Australian Farmers - 06 March 2019
Beef, grains, dairy, sugar, fruit, vegetable and honey farmers are cheering after the signing of the Indonesia-Australia trade deal in Jakarta this week.
Signing of the Indonesia-Australia Comprehensive Economic Partnership Agreement (IA-CEPA) puts the finish line in sight after eight years of back and forth negotiations between the two nations.
Although there are still hurdles to be crossed, this free trade agreement will strengthen an already thriving relationship by improving market access and reducing tariffs.
“Indonesia is the world’s biggest importer of Australian wheat and Australia is Indonesia’s largest supplier of red meat. Australian dairy products and sugar are also highly valued by our neighbour,” National Farmers’ Federation CEO Tony Mahar said.
Cattle producers are one of the biggest winners under the deal, which will see the quota for duty free live male cattle rise to 575,000 head per year, then grow at 4 per cent per year to 700,000.
“Beef is the cornerstone of Australia’s trade relationship with Indonesia. Live cattle exports and the growing boxed beef trade has secured Australia’s place as Indonesia’s largest supplier of red meat,” Cattle Council of Australia CEO Margo Andrae said.
“This agreement is a win for cattle producing families and rural communities in Australia and the tens of thousands of Indonesians who work with Australian cattle and beef at the import end of the supply chain.”
Australia is also now the only country with formal access to Indonesia’s feed grain market with an annual trade volume reaching 4.2 million tonnes, valued at $1.3 billion.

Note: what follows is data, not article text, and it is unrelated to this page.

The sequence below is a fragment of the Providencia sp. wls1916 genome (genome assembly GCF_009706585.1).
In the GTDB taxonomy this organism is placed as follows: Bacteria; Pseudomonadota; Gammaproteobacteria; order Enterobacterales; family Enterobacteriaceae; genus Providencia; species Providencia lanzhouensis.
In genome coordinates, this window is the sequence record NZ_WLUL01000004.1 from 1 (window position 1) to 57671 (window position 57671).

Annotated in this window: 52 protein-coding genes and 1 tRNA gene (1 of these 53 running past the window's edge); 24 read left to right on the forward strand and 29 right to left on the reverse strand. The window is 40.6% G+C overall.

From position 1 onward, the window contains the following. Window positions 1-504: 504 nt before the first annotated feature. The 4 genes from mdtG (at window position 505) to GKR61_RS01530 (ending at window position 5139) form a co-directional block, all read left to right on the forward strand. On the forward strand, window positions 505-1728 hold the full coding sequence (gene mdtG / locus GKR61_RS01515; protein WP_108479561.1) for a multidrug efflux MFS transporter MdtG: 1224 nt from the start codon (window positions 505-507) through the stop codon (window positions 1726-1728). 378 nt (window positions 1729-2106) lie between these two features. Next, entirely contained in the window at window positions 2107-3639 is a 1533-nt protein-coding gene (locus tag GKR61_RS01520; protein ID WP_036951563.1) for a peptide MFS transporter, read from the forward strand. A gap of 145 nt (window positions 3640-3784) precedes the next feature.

“Previously, Australia’s existing trade with Indonesia has been almost exclusively wheat for milling purposes,” GrainGrowers General Manager for Policy & Research Luke Matthews said.
“Under this trade agreement, Australian farmers will now be able to access the rapidly growing Indonesian feed grain market, providing new opportunities for Australian feed wheat, barley and sorghum.”
Two of Australia’s key vegetable exports, the carrot and potato industries, were also the main beneficiaries from the IA-CEPA.
“The agreement should lead to an immediate increase in the trade of these commodities to Indonesia.”
AUSVEG CEO James Whiteside.
“Given Indonesia is predicted to have the world’s fifth largest economy by 2030, the IA-CEPA will help ensure that Australia, and its horticulture producers, will be able to benefit from the country’s expected economic growth.”
With the details of the deal in place it’s now up to the Australian Parliament to ensure the landmark trade agreement is ratified.
“It’s a matter of significant national importance that free trade agreements, like the IA-CEPA, enjoy bipartisan support and passage through both House,” Mr Mahar said.
“In the face of drought and floods, it’s vital that the future interests of farmers are not compromised by short-term partisan politics.
NFF CEO Tony Mahar.
“A stronger agricultural sector means more jobs, more jobs means more sustainable, more vibrant regional communities and an overall stronger national economy.”